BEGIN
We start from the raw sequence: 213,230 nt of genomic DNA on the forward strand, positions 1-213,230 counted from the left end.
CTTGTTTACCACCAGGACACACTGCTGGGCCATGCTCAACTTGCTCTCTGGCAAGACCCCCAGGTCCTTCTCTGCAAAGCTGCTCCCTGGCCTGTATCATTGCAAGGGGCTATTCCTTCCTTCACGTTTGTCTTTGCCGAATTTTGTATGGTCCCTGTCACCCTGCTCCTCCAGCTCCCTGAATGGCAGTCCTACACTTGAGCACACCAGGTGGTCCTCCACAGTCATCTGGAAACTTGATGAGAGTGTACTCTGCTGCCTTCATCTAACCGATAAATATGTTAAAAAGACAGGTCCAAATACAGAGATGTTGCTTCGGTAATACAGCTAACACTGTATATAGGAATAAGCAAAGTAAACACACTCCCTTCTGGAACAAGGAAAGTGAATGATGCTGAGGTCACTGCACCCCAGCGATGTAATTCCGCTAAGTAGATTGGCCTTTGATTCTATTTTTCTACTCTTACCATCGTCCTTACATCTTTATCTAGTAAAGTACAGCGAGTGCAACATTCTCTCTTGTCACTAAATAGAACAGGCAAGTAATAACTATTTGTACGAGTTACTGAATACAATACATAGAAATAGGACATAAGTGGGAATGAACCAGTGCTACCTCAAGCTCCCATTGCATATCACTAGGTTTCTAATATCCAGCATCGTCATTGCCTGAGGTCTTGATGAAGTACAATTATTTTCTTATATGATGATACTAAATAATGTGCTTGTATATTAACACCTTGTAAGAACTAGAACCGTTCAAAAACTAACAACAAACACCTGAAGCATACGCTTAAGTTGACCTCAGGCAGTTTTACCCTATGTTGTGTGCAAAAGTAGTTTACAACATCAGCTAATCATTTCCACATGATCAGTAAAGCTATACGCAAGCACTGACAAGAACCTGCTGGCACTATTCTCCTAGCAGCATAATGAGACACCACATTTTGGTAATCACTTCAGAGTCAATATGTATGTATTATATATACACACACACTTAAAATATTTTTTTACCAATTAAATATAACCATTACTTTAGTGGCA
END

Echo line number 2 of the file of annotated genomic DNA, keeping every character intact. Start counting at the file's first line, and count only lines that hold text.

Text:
CTTGTTTACCACCAGGACACACTGCTGGGCCATGCTCAACTTGCTCTCTGGCAAGACCCCCAGGTCCTTCTCTGCAAAGCTGCTCCCTGGCCTGTATCATTGCAAGGGGCTATTCCTTCCTTCACGTTTGTCTTTGCCGAATTTTGTATGGTCCCTGTCACCCTGCTCCTCCAGCTCCCTGAATGGCAGTCCTACACTTGAGCACACCAGGTGGTCCTCCACAGTCATCTGGAAACTTGATGAGAGTGTACTCTGCTGCCTTCATCTAACCGATAAATATGTTAAAAAGACAGGTCCAAATACAGAGATGTTGCTTCGGTAATACAGCTAACACTGTATATAGGAATAAGCAAAGTAAACACACTCCCTTCTGGAACAAGGAAAGTGAATGATGCTGAGGTCACTGCACCCCAGCGATGTAATTCCGCTAAGTAGATTGGCCTTTGATTCTATTTTTCTACTCTTACCATCGTCCTTACATCTTTATCTAGTAAAGTACAGCGAGTGCAACATTCTCTCTTGTCACTAAATAGAACAGGCAAGTAATAACTATTTGTACGAGTTACTGAATACAATACATAGAAATAGGACATAAGTGGGAATGAACCAGTGCTACCTCAAGCTCCCATTGCATATCACTAGGTTTCTAATATCCAGCATCGTCATTGCCTGAGGTCTTGATGAAGTACAATTATTTTCTTATATGATGATACTAAATAATGTGCTTGTATATTAACACCTTGTAAGAACTAGAACCGTTCAAAAACTAACAACAAACACCTGAAGCATACGCTTAAGTTGACCTCAGGCAGTTTTACCCTATGTTGTGTGCAAAAGTAGTTTACAACATCAGCTAATCATTTCCACATGATCAGTAAAGCTATACGCAAGCACTGACAAGAACCTGCTGGCACTATTCTCCTAGCAGCATAATGAGACACCACATTTTGGTAATCACTTCAGAGTCAATATGTATGTATTATATATACACACACACTTAAAATATTTTTTTACCAATTAAATATAACCATTACTTTAGTGGCA